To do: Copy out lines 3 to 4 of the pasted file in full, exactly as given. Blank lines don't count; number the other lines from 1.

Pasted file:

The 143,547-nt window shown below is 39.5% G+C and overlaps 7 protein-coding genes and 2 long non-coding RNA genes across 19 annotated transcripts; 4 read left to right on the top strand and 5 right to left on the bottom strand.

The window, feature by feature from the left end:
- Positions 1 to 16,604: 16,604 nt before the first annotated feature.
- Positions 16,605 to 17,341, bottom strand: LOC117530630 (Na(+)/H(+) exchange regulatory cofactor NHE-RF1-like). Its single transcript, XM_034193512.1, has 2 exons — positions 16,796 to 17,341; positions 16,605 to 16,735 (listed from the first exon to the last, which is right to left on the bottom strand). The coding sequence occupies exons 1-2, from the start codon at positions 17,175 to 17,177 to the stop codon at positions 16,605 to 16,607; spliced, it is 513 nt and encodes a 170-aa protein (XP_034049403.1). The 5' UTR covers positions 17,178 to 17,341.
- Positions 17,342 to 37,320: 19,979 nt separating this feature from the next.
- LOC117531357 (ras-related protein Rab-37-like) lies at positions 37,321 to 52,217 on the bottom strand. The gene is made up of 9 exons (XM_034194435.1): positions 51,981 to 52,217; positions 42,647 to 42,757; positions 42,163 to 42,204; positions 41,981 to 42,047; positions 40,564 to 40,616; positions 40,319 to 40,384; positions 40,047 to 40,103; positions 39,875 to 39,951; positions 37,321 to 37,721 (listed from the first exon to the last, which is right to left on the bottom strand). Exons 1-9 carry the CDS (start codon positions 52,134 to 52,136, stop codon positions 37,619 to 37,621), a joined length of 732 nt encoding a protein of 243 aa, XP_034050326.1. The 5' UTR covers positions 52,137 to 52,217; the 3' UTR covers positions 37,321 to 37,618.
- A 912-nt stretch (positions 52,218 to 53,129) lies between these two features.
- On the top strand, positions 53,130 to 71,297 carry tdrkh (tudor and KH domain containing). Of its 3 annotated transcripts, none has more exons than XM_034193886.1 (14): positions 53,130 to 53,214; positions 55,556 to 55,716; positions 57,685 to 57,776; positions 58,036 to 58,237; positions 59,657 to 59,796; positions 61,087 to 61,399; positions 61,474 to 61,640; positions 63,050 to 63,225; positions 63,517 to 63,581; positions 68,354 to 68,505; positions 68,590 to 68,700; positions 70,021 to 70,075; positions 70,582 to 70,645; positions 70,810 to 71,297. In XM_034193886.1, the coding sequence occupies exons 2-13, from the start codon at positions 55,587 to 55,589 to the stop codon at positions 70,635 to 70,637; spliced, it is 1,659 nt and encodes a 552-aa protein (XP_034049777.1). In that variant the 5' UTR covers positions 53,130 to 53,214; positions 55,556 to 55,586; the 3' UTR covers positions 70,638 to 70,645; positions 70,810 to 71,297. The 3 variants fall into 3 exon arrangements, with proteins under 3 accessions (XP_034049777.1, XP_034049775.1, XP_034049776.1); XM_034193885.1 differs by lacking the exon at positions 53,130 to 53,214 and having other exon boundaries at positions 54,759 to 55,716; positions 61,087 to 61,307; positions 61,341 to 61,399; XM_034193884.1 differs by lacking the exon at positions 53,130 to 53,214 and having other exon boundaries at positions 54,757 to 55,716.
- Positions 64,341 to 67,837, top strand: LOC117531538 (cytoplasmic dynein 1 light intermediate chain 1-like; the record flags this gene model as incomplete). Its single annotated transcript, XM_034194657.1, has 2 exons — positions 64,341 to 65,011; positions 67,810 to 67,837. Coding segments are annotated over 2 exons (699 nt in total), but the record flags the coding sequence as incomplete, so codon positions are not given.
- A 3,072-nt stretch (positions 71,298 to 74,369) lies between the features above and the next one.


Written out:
- Positions 1 to 16,604: 16,604 nt before the first annotated feature.
- Positions 16,605 to 17,341, bottom strand: LOC117530630 (Na(+)/H(+) exchange regulatory cofactor NHE-RF1-like). Its single transcript, XM_034193512.1, has 2 exons — positions 16,796 to 17,341; positions 16,605 to 16,735 (listed from the first exon to the last, which is right to left on the bottom strand). The coding sequence occupies exons 1-2, from the start codon at positions 17,175 to 17,177 to the stop codon at positions 16,605 to 16,607; spliced, it is 513 nt and encodes a 170-aa protein (XP_034049403.1). The 5' UTR covers positions 17,178 to 17,341.